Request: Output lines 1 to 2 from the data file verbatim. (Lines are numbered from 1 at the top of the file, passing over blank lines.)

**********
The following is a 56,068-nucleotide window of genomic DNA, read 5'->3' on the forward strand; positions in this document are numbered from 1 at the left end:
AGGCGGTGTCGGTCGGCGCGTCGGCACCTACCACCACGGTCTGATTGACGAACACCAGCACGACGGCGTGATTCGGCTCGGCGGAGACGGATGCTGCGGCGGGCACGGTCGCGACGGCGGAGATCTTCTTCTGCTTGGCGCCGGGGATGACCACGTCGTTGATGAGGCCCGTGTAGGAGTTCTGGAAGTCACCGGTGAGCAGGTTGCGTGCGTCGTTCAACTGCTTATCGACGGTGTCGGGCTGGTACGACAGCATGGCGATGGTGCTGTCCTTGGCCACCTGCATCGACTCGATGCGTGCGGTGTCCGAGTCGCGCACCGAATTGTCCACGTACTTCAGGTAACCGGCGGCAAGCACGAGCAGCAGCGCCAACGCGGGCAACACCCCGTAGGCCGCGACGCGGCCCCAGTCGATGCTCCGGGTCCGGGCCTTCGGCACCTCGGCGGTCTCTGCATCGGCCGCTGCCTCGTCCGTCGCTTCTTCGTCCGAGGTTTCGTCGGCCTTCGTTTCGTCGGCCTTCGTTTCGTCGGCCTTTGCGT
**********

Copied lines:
The following is a 56,068-nucleotide window of genomic DNA, read 5'->3' on the forward strand; positions in this document are numbered from 1 at the left end:
AGGCGGTGTCGGTCGGCGCGTCGGCACCTACCACCACGGTCTGATTGACGAACACCAGCACGACGGCGTGATTCGGCTCGGCGGAGACGGATGCTGCGGCGGGCACGGTCGCGACGGCGGAGATCTTCTTCTGCTTGGCGCCGGGGATGACCACGTCGTTGATGAGGCCCGTGTAGGAGTTCTGGAAGTCACCGGTGAGCAGGTTGCGTGCGTCGTTCAACTGCTTATCGACGGTGTCGGGCTGGTACGACAGCATGGCGATGGTGCTGTCCTTGGCCACCTGCATCGACTCGATGCGTGCGGTGTCCGAGTCGCGCACCGAATTGTCCACGTACTTCAGGTAACCGGCGGCAAGCACGAGCAGCAGCGCCAACGCGGGCAACACCCCGTAGGCCGCGACGCGGCCCCAGTCGATGCTCCGGGTCCGGGCCTTCGGCACCTCGGCGGTCTCTGCATCGGCCGCTGCCTCGTCCGTCGCTTCTTCGTCCGAGGTTTCGTCGGCCTTCGTTTCGTCGGCCTTCGTTTCGTCGGCCTTTGCGT